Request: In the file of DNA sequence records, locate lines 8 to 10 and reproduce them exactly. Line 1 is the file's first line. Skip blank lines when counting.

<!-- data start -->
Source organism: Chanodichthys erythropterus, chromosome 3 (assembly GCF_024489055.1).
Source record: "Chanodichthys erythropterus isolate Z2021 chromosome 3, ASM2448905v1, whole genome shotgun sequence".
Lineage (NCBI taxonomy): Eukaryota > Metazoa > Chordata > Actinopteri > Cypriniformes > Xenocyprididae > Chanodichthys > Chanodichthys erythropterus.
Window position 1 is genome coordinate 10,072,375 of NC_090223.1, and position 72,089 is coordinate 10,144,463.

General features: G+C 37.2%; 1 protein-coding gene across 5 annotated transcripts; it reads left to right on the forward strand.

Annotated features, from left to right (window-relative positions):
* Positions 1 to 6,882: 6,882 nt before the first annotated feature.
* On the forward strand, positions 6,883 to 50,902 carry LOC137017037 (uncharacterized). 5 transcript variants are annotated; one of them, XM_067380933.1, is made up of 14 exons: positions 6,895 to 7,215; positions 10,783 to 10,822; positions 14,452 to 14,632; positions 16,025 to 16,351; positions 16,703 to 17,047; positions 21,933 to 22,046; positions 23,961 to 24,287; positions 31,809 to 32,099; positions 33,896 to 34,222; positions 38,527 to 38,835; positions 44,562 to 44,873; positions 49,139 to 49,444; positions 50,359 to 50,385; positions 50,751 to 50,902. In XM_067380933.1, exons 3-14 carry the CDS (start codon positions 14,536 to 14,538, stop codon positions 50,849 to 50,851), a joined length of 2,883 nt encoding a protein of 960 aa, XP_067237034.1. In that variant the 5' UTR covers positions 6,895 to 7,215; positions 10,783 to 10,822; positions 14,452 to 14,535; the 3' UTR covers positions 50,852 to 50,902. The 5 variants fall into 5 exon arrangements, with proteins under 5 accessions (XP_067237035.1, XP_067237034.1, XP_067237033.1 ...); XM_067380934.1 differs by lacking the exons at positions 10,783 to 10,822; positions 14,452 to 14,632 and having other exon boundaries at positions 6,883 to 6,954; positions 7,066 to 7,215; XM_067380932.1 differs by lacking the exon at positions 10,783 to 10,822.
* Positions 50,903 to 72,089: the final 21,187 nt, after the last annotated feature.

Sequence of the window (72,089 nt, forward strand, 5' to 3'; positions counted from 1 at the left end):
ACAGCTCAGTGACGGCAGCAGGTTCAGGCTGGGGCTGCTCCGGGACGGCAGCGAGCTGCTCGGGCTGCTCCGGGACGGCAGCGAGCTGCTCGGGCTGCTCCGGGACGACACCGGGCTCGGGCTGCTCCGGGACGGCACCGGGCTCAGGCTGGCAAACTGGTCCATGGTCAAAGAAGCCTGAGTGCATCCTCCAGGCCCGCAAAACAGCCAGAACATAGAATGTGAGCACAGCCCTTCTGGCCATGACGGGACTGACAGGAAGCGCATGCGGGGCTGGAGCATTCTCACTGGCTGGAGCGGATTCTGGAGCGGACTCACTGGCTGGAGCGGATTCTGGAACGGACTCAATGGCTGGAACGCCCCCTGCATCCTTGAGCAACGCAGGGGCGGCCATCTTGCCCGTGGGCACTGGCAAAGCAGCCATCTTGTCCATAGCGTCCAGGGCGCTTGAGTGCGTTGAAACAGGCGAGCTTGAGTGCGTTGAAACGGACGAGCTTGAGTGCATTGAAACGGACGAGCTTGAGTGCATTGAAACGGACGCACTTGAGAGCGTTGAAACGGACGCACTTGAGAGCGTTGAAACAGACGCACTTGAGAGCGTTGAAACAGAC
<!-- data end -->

* On the forward strand, positions 6,883 to 50,902 carry LOC137017037 (uncharacterized). 5 transcript variants are annotated; one of them, XM_067380933.1, is made up of 14 exons: positions 6,895 to 7,215; positions 10,783 to 10,822; positions 14,452 to 14,632; positions 16,025 to 16,351; positions 16,703 to 17,047; positions 21,933 to 22,046; positions 23,961 to 24,287; positions 31,809 to 32,099; positions 33,896 to 34,222; positions 38,527 to 38,835; positions 44,562 to 44,873; positions 49,139 to 49,444; positions 50,359 to 50,385; positions 50,751 to 50,902. In XM_067380933.1, exons 3-14 carry the CDS (start codon positions 14,536 to 14,538, stop codon positions 50,849 to 50,851), a joined length of 2,883 nt encoding a protein of 960 aa, XP_067237034.1. In that variant the 5' UTR covers positions 6,895 to 7,215; positions 10,783 to 10,822; positions 14,452 to 14,535; the 3' UTR covers positions 50,852 to 50,902. The 5 variants fall into 5 exon arrangements, with proteins under 5 accessions (XP_067237035.1, XP_067237034.1, XP_067237033.1 ...); XM_067380934.1 differs by lacking the exons at positions 10,783 to 10,822; positions 14,452 to 14,632 and having other exon boundaries at positions 6,883 to 6,954; positions 7,066 to 7,215; XM_067380932.1 differs by lacking the exon at positions 10,783 to 10,822.
* Positions 50,903 to 72,089: the final 21,187 nt, after the last annotated feature.

Sequence of the window (72,089 nt, forward strand, 5' to 3'; positions counted from 1 at the left end):